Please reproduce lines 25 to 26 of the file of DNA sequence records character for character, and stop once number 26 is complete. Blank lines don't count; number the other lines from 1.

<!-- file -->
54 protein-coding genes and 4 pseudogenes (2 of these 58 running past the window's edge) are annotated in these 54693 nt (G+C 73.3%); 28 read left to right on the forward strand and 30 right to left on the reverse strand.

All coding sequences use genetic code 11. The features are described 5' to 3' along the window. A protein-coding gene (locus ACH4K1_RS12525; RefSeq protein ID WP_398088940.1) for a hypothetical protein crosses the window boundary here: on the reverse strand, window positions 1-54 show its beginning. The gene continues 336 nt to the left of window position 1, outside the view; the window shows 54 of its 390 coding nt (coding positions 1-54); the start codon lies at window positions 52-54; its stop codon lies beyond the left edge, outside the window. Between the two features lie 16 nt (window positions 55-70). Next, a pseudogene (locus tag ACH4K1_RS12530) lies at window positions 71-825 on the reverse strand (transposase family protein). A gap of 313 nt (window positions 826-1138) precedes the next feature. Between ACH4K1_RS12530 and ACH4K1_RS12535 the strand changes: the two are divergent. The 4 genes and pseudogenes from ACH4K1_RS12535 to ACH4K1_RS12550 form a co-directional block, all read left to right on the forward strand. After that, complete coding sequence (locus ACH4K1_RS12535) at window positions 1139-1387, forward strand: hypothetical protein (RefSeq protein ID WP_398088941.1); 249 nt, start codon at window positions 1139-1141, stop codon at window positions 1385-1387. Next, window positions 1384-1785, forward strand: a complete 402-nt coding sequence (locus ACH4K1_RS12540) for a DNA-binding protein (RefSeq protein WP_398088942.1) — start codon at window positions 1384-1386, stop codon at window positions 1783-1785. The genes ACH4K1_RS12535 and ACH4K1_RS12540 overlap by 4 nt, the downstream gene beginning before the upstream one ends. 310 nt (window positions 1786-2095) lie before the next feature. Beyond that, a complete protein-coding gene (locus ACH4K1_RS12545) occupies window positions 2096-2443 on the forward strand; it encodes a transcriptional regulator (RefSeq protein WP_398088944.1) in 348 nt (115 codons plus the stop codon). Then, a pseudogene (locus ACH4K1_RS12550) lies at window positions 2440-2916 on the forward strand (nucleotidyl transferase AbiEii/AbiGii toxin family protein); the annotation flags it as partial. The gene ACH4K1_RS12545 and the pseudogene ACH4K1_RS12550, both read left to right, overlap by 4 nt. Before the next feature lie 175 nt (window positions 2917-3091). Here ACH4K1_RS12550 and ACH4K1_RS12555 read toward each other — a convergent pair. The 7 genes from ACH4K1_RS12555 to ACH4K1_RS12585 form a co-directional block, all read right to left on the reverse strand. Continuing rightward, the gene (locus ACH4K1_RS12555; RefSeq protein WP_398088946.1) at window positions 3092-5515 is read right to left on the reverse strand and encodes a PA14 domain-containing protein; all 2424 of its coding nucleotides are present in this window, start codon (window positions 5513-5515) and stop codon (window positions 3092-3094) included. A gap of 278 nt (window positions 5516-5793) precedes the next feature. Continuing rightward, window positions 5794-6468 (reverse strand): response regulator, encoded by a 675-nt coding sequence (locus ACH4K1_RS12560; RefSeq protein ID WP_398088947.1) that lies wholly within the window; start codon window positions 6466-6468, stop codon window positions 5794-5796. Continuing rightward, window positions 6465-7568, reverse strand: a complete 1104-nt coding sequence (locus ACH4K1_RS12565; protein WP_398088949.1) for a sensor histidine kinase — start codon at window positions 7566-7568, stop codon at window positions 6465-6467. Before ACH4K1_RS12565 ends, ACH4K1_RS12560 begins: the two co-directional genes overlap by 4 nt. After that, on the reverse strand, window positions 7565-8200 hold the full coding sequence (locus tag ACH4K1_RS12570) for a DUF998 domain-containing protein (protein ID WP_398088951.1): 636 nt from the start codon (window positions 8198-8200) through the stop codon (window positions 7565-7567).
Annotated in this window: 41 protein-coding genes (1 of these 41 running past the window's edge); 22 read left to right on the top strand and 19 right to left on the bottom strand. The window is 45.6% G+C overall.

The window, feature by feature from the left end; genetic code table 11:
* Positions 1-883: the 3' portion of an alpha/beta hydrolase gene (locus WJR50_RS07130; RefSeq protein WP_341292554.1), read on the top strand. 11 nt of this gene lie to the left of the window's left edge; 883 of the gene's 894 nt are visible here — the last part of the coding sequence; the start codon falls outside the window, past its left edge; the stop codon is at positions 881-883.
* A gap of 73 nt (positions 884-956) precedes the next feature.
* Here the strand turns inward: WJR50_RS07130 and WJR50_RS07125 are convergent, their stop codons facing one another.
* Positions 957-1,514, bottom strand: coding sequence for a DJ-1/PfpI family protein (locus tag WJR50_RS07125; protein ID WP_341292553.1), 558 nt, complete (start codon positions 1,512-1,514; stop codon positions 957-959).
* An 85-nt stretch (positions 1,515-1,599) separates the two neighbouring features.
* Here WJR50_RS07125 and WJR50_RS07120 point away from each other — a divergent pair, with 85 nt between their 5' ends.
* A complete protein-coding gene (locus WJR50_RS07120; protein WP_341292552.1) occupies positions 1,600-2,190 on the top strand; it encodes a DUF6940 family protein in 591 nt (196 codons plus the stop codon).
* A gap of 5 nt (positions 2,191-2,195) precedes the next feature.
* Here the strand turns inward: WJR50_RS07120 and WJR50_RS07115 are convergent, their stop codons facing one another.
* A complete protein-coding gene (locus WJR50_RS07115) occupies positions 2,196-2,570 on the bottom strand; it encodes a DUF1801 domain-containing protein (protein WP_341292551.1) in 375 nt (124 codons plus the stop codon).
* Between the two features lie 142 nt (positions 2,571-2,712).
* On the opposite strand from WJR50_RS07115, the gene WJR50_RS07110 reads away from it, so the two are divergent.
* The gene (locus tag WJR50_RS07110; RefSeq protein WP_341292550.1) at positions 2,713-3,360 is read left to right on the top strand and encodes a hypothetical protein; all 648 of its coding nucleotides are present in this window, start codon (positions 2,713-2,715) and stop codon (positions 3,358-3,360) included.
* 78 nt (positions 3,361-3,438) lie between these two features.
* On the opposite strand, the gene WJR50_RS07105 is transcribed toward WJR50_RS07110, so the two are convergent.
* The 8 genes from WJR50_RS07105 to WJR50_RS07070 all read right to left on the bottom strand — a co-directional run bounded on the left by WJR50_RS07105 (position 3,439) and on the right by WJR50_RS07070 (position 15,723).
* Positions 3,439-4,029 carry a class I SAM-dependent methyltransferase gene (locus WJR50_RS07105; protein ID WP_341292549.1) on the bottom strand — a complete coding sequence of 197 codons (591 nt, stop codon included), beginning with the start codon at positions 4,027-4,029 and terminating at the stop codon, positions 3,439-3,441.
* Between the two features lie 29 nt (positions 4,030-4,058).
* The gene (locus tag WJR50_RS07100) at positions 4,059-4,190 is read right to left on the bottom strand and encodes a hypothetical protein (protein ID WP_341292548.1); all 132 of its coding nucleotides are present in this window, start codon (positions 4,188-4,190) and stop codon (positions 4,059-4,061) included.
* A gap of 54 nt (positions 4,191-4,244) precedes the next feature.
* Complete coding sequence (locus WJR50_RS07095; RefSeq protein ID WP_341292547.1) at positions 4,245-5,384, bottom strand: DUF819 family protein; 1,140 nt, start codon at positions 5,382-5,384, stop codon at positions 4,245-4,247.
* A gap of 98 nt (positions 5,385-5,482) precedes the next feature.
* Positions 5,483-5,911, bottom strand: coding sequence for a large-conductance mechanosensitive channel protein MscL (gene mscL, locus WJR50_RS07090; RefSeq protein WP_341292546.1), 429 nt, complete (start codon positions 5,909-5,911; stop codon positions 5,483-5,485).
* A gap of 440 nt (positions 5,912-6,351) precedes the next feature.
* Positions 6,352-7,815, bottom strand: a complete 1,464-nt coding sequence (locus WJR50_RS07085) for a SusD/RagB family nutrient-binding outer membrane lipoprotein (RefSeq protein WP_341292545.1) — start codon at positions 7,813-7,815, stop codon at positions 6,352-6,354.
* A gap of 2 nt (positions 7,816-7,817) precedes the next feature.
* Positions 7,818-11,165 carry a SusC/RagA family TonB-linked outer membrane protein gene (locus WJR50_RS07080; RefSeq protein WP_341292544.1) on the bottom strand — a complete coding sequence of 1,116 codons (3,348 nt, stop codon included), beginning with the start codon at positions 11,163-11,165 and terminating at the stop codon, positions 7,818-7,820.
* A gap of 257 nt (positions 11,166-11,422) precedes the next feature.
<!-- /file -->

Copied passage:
* Complete coding sequence (locus WJR50_RS07095; RefSeq protein ID WP_341292547.1) at positions 4,245-5,384, bottom strand: DUF819 family protein; 1,140 nt, start codon at positions 5,382-5,384, stop codon at positions 4,245-4,247.
* A gap of 98 nt (positions 5,385-5,482) precedes the next feature.